Jane Muir, daughter of Mary Ross and Walter Muir was born April 14th, 1840 at Crofthead Linlithgowshire, Scotland. She was baptized and became a member of the Church of Jesus Christ of Latter-day Saints in 1848. She was married to Thomas N. Muir, April 20th, 1860, never changing her name, it being Muir before marriage. She came to America in the year 1863, sailing on the ship called Sunny Shower. She left Scotland in March and was eight weeks on the ocean. She crossed the plains in the Thomas Ricks Company, walking all the way and reached Logan, Cache County, Utah in October 1863.
Later, with her husband and family they moved to Wellsville where they lived one year. They were living out by the old mill south of Mendon at the time Rosie Thurston became missing, supposed to have been kidnapped by the Indians; but she was never found. Just at this time the people were advised to move into Mendon on account of the Indians. So they moved into the old fort. Her husband was an Indian guard at this time. She worked very hard. She washed for others and did all kind of work to help make a living for her family. She now moved to a ranch in Petersboro, her husband having taken up the land as a homestead. The Indians often came to their home and demanded flour and bread and she would always share with them what she could. She said it was better to divide with them than to fight with them.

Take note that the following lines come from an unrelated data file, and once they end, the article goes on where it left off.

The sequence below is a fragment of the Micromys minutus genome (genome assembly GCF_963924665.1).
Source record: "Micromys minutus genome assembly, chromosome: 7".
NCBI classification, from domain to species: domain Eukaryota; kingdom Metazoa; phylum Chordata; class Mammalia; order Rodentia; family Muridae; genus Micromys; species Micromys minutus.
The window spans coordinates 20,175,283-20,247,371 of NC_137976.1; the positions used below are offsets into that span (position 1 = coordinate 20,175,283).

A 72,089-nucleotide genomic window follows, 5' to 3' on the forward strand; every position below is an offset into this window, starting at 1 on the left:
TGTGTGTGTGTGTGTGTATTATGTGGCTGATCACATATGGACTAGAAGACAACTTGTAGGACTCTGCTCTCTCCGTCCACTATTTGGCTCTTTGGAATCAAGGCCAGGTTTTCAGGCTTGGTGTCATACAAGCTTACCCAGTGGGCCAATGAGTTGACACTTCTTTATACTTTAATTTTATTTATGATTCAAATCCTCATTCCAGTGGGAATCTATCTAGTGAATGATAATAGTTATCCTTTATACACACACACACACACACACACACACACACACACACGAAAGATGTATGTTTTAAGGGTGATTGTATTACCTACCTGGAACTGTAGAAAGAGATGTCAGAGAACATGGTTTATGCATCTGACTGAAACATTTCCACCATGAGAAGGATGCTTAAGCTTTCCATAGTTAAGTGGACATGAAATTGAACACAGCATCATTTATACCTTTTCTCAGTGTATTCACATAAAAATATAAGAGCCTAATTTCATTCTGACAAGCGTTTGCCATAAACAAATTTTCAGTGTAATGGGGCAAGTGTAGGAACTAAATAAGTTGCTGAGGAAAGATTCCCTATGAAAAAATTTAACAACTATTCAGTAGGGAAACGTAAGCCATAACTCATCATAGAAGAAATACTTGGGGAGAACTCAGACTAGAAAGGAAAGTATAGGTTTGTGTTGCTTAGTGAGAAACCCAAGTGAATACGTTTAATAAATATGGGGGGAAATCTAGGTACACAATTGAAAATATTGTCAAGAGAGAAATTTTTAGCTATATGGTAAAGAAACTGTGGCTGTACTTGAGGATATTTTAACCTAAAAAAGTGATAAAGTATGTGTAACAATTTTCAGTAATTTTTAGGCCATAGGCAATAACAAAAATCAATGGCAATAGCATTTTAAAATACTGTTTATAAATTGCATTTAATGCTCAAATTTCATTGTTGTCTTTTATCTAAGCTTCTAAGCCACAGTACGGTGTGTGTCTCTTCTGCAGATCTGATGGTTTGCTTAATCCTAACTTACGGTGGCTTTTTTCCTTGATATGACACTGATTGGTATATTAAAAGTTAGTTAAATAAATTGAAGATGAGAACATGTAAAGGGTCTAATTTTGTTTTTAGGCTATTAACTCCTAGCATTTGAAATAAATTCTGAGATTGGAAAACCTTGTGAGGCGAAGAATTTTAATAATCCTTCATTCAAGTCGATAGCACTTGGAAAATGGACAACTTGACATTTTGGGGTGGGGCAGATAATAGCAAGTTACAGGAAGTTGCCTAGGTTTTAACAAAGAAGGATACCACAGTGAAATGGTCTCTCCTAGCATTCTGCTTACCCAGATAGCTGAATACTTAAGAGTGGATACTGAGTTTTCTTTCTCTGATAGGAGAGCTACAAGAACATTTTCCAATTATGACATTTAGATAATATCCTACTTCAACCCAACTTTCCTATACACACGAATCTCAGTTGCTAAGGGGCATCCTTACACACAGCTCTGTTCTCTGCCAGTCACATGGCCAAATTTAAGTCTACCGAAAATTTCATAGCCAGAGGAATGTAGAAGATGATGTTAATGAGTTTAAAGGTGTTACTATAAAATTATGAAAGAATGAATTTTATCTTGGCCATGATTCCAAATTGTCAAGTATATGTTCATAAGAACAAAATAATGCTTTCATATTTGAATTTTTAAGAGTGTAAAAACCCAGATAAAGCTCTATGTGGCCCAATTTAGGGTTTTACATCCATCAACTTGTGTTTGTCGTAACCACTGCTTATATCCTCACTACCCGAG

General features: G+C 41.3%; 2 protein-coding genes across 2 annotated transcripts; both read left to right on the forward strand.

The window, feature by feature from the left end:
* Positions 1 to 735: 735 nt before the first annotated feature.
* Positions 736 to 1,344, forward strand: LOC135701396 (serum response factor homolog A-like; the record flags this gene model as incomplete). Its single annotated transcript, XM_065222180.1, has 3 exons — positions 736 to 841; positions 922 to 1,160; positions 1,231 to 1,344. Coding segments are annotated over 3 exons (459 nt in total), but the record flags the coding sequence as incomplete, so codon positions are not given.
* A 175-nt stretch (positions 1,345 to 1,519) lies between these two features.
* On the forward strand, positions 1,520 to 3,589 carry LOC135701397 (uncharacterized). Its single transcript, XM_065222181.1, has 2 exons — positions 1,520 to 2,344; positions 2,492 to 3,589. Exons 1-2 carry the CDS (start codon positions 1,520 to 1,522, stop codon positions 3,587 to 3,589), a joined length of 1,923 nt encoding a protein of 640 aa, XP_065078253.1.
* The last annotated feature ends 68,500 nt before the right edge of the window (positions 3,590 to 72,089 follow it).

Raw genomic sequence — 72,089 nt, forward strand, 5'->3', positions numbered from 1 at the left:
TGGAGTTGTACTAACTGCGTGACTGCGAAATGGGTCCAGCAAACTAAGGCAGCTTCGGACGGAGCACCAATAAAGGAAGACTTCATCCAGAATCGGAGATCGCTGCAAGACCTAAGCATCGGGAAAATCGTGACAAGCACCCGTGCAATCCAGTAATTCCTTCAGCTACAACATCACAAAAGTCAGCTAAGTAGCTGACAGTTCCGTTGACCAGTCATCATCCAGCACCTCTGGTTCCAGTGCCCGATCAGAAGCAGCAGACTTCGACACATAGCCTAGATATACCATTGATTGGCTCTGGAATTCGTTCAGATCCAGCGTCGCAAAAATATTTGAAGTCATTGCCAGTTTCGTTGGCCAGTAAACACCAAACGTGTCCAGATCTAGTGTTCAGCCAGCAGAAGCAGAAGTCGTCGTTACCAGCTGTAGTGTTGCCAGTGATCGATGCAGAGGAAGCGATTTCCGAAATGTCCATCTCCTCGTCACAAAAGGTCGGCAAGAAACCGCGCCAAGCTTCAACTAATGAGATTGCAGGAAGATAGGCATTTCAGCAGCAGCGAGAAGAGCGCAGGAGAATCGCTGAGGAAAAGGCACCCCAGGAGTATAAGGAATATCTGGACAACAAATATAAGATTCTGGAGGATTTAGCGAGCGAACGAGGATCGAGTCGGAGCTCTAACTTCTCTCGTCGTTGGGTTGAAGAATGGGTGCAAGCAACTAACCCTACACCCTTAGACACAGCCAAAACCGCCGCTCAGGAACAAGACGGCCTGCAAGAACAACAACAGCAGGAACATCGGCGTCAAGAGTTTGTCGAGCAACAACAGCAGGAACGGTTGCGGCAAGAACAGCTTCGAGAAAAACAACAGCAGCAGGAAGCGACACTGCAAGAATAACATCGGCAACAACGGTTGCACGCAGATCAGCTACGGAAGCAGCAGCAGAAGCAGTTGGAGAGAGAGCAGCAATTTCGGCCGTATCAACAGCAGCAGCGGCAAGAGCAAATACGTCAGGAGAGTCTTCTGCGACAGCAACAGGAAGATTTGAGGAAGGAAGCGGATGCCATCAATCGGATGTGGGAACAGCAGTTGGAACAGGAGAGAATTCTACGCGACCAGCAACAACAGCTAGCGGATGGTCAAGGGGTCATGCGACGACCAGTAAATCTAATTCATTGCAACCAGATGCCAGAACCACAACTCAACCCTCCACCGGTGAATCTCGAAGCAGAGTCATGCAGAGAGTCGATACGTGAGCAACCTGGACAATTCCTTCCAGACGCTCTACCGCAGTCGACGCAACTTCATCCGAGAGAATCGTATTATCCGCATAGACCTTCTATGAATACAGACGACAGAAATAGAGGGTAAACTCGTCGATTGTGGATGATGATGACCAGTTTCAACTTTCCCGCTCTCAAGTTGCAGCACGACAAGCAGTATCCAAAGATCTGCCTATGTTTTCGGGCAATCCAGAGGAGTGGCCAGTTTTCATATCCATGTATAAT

They lived on the ranch twenty years. The family consisted of twelve children, seven girls and five boys, but they were called to part with six of them before they grew to man and womanhood. They now moved to Logan, her husband being of the Cache County Commissioners. She lived in Logan six years and moved back to Mendon where she still resides. She is eighty-seven years old does her own work and is very independent. She would rather live alone and do her own work than have anyone with her. She is hale and hearty and very spry on her feet. Dr. Randall examined her last years. He said her body was well preserved, even better than three-fourths of the young people of today.1
1. Jane Muir, May Longstroth Muir, September 1927, unpublished manuscript